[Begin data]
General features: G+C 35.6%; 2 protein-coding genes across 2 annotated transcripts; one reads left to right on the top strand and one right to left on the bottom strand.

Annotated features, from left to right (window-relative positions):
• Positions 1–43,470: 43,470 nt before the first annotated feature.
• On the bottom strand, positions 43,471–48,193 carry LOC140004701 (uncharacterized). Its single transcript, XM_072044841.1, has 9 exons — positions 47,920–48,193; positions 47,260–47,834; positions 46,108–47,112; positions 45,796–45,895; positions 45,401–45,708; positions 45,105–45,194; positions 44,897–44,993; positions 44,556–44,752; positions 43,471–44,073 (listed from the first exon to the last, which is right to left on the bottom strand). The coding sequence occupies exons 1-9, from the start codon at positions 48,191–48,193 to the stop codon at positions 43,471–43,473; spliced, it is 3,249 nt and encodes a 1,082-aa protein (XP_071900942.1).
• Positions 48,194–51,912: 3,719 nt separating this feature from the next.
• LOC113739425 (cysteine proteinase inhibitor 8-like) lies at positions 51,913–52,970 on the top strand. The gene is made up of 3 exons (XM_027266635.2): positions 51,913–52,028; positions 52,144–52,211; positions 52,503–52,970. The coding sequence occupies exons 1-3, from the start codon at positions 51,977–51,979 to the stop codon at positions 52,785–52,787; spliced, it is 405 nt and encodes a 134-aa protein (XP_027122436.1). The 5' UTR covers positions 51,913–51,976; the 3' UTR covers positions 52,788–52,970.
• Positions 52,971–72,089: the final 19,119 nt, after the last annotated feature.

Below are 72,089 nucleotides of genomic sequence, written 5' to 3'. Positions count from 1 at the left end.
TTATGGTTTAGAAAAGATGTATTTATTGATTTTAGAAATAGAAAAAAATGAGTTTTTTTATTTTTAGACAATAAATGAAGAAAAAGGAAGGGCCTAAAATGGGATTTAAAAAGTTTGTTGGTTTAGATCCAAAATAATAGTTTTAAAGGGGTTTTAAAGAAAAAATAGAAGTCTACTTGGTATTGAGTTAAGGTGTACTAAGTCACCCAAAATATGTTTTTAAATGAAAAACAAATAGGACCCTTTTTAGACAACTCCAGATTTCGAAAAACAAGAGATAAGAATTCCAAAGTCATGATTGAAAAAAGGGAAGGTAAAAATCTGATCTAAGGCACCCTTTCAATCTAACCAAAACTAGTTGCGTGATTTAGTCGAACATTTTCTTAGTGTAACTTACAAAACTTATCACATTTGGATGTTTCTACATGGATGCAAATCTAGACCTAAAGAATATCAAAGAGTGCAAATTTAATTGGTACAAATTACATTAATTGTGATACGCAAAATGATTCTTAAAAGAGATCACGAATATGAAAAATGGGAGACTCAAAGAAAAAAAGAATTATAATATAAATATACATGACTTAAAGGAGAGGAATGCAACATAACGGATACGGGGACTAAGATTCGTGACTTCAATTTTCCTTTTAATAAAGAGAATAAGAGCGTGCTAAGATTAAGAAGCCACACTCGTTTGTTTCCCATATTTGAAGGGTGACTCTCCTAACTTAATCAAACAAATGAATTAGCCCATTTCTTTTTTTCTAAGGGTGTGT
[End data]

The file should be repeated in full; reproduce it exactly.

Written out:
General features: G+C 35.6%; 2 protein-coding genes across 2 annotated transcripts; one reads left to right on the top strand and one right to left on the bottom strand.

Annotated features, from left to right (window-relative positions):
• Positions 1–43,470: 43,470 nt before the first annotated feature.
• On the bottom strand, positions 43,471–48,193 carry LOC140004701 (uncharacterized). Its single transcript, XM_072044841.1, has 9 exons — positions 47,920–48,193; positions 47,260–47,834; positions 46,108–47,112; positions 45,796–45,895; positions 45,401–45,708; positions 45,105–45,194; positions 44,897–44,993; positions 44,556–44,752; positions 43,471–44,073 (listed from the first exon to the last, which is right to left on the bottom strand). The coding sequence occupies exons 1-9, from the start codon at positions 48,191–48,193 to the stop codon at positions 43,471–43,473; spliced, it is 3,249 nt and encodes a 1,082-aa protein (XP_071900942.1).
• Positions 48,194–51,912: 3,719 nt separating this feature from the next.
• LOC113739425 (cysteine proteinase inhibitor 8-like) lies at positions 51,913–52,970 on the top strand. The gene is made up of 3 exons (XM_027266635.2): positions 51,913–52,028; positions 52,144–52,211; positions 52,503–52,970. The coding sequence occupies exons 1-3, from the start codon at positions 51,977–51,979 to the stop codon at positions 52,785–52,787; spliced, it is 405 nt and encodes a 134-aa protein (XP_027122436.1). The 5' UTR covers positions 51,913–51,976; the 3' UTR covers positions 52,788–52,970.
• Positions 52,971–72,089: the final 19,119 nt, after the last annotated feature.

Below are 72,089 nucleotides of genomic sequence, written 5' to 3'. Positions count from 1 at the left end.
TTATGGTTTAGAAAAGATGTATTTATTGATTTTAGAAATAGAAAAAAATGAGTTTTTTTATTTTTAGACAATAAATGAAGAAAAAGGAAGGGCCTAAAATGGGATTTAAAAAGTTTGTTGGTTTAGATCCAAAATAATAGTTTTAAAGGGGTTTTAAAGAAAAAATAGAAGTCTACTTGGTATTGAGTTAAGGTGTACTAAGTCACCCAAAATATGTTTTTAAATGAAAAACAAATAGGACCCTTTTTAGACAACTCCAGATTTCGAAAAACAAGAGATAAGAATTCCAAAGTCATGATTGAAAAAAGGGAAGGTAAAAATCTGATCTAAGGCACCCTTTCAATCTAACCAAAACTAGTTGCGTGATTTAGTCGAACATTTTCTTAGTGTAACTTACAAAACTTATCACATTTGGATGTTTCTACATGGATGCAAATCTAGACCTAAAGAATATCAAAGAGTGCAAATTTAATTGGTACAAATTACATTAATTGTGATACGCAAAATGATTCTTAAAAGAGATCACGAATATGAAAAATGGGAGACTCAAAGAAAAAAAGAATTATAATATAAATATACATGACTTAAAGGAGAGGAATGCAACATAACGGATACGGGGACTAAGATTCGTGACTTCAATTTTCCTTTTAATAAAGAGAATAAGAGCGTGCTAAGATTAAGAAGCCACACTCGTTTGTTTCCCATATTTGAAGGGTGACTCTCCTAACTTAATCAAACAAATGAATTAGCCCATTTCTTTTTTTCTAAGGGTGTGT